Sep 14 2019

F-35 jets and military relations between Turkey and Israel

Turkey was expelled from the F-35 programme after receiving the first batch of Russian S-400 air defence missile systems in July, and Turkish F-35 pilots and maintenance crew returned from training in the United States at the beginning of August.

However, Turkish authorities in their statements continue to say “Turkey is still a partner of the F-35 programme” and “Turkey hasn't given up on F-35 fighter jets”. 

Meanwhile, officials in Washington are not compromising their stance by saying “Turkey can have either the U.S.-made F-35 fighter jets or Russian made S-400 missile system, but not both”.

While Turkey is going through this process, Israel has procured 16 F-35I "Adir" and has begun to actively use these aircraft in the Middle East.

Israeli Prime Minister Benjamin Netanyahu warned Tehran in July that Israel’s F-35s can reach “anywhere in the Middle East,” as he stood in front of stealth F-35 fighter jets.

Four months before this muscle flexing by Netanyahu, Kuwaiti newspaper Al-Jarida reported that “the Israeli Air Forces (IAF) F-35 jets had penetrated into Iran’s airspace without having been detected, and circled high above Tehran, Karajrak, Isfahan, Shiraz and Bandar Abbas.”

Of course this claim wasn't confirmed by IAF as it is very secretive about its operations. For example, they admitted that they struck a Syrian nuclear facility in 2007 by using Turkish airspace, a total of 11 years later, in 2018.

Thus, although it is not possible to confirm the operations of the Israeli F-35s precisely, the increase in the attacks on the Iran-backed groups in Iraq and Syria by unknown aircrafts after Netanyahu's announcement point to the active use of the F-35 Adir in the Middle East.

Moreover, Netanyahu appeared to hint that Israel was behind attacks against Iran-backed militias in Iraq. “Iran has no immunity anywhere” he told reporters, responding to a question about recent attacks on military sites in Iraq.

According to defence analyst Babak Taghvaee, IAF's pre-emptive strikes have increased after the procurement of F-35s, especially in Iraq.

“IAF's F-35s provided top cover and escort for F-16s during the airstrike in Syria in 2018 and 2019, but there is no confirmation about use of F-35s for bombing targets in Syria,” he said.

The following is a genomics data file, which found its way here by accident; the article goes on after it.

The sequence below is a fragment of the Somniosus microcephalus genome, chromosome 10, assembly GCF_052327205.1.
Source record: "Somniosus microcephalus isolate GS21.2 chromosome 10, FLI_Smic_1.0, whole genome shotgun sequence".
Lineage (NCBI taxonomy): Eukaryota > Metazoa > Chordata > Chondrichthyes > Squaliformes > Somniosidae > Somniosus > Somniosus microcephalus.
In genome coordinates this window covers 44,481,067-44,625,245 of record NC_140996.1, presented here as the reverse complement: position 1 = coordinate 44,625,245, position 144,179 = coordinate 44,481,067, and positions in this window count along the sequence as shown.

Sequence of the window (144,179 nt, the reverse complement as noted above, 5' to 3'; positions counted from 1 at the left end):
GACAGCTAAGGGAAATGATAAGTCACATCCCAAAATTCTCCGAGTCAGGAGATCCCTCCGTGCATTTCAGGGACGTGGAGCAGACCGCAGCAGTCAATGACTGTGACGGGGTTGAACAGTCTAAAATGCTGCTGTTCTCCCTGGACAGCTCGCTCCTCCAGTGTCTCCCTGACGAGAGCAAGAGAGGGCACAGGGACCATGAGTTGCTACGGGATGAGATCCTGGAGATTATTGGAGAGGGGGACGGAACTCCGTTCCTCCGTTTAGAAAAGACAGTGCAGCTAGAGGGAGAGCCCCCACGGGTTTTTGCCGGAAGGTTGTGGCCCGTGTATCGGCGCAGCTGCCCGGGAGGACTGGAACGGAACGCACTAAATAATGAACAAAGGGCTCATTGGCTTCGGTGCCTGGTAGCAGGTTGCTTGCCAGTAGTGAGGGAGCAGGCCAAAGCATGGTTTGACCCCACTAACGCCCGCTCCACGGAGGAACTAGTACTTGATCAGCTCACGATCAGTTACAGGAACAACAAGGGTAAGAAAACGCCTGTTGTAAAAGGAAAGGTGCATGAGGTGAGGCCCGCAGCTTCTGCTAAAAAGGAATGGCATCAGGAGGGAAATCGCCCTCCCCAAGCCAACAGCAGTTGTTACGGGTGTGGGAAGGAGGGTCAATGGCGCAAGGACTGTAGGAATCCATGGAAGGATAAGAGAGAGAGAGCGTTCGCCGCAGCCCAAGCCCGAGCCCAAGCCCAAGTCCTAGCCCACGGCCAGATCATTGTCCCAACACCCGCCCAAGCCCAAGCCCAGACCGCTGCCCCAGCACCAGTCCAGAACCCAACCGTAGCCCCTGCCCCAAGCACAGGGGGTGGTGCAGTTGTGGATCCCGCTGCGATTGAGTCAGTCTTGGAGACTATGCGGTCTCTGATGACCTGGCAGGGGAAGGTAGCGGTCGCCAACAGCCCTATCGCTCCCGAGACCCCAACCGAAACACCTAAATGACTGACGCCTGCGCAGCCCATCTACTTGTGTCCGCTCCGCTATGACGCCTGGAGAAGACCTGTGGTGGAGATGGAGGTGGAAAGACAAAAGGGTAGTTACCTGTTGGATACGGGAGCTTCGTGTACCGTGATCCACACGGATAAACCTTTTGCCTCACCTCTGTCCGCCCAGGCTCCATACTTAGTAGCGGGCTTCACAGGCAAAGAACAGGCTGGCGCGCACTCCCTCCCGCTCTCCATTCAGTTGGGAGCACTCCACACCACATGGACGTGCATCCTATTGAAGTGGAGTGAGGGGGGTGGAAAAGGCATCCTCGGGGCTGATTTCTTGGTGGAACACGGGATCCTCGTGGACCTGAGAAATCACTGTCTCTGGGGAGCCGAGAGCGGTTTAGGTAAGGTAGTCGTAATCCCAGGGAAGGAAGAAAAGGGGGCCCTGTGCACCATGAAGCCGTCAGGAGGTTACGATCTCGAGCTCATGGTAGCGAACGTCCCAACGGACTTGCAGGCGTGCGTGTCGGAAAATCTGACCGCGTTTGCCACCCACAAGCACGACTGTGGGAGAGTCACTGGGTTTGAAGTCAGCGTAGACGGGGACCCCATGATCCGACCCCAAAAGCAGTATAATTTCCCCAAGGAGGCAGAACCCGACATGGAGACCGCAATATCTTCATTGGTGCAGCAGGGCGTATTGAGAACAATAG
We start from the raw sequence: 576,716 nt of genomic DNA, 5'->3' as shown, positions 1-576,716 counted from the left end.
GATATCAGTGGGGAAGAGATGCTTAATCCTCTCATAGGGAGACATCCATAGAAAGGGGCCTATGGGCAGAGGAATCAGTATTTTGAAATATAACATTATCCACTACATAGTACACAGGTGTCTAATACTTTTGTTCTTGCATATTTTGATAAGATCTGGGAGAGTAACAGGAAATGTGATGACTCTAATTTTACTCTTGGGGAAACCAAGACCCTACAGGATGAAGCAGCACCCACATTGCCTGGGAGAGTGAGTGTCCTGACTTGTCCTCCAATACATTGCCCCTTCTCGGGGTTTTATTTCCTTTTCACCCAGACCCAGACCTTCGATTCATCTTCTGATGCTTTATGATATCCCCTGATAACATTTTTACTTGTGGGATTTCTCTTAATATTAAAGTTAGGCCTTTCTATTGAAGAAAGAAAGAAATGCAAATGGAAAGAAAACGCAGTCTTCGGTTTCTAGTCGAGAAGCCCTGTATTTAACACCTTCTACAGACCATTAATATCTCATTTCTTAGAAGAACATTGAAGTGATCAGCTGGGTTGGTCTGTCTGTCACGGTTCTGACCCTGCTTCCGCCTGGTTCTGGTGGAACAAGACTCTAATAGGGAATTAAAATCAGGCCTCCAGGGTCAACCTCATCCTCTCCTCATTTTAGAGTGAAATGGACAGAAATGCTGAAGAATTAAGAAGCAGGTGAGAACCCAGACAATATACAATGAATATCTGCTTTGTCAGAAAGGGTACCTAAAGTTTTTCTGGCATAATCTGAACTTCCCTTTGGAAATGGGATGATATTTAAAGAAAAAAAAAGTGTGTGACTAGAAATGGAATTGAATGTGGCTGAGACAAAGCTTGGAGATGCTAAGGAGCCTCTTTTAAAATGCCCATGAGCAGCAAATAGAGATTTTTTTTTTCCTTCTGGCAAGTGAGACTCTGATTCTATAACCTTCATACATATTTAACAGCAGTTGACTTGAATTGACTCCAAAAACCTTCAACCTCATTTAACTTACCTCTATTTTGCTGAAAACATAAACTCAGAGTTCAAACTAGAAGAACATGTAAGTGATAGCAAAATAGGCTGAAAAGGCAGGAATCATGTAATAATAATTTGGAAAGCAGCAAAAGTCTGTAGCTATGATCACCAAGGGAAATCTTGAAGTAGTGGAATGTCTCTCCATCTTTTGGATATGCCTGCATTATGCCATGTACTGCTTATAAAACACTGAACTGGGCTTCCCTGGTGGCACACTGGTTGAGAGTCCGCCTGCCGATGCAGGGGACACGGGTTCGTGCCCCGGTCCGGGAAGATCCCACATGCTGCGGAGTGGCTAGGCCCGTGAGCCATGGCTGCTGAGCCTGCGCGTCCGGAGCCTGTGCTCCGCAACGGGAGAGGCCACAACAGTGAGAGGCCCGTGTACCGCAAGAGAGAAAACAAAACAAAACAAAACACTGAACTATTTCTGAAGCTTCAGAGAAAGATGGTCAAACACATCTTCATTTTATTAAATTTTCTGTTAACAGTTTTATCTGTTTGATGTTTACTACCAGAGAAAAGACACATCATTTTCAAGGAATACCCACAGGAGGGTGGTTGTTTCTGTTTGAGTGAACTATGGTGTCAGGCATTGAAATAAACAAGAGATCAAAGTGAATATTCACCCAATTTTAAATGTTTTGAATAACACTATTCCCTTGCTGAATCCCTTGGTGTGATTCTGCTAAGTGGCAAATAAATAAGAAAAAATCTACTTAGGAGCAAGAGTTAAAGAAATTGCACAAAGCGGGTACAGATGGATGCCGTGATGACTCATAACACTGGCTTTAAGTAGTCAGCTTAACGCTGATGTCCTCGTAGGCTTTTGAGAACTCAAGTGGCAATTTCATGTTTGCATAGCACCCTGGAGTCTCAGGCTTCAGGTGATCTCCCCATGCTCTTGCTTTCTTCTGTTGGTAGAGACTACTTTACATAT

“I just know, they conducted four airstrikes against the Iran-backed Popular Mobilization Units (Hashd al-Shaabi ) in Iraq. I have confirmed reports about their use in Iraq,” he added. These attacks have been conducted after Netanyahu's show of strength in front of F-35s.

How can the presence of stealth F-35 jets affect military relations between Turkey and Israel, two countries with significant air forces in the Middle East?

Turkey-Israel relations have been on a downward spiral in the last 10 years, especially since the Mavi Marmara incident in 2010. During this period, trade relations continued whereas defence partnerships and military relations gradually decreased.

However, Turkey is no longer in need of this kind of support since Ankara partnered with Israel in important projects such as Unmanned Aerial Systems (UAVs), the modernization of F-4 and M-60 tanks Turkey, now capable of such modernization activities on its own, pays special attention to its defence industry, especially strengthening the air forces.

Israel has the F-35I “Adir” jets equipped with their own home-made electronic equipment, while Turkey could not get the aircraft for the sake of S-400 long-range air defence system. Looking at the region, Israel has one of the world's best offensive aircraft and Turkey has one of the best air defence system, S-400 missiles, although it is not activated yet.

Even though both countries are possession of rival weapons, “Israel doesn't traditionally view Turkey as a country it needs to balance with in terms of power” said, Seth J. Frantzman, Middle East security analyst and author of “After ISIS: American, Iran and the Struggle for the Middle East.”

“Israel wants a qualitative military edge over adversaries and views Iran as an adversary,” he added.

He also argues that “It's not clear if Israel is affected by the changes in Turkey's particular stance regarding the F-35 or S-400. Whether or not Turkey ever gets the F-35, Israel's capabilities remain the same as does Israel's abilities to confront its adversaries.”

Whether this will affect the balance of power in the region will be seen in the following days.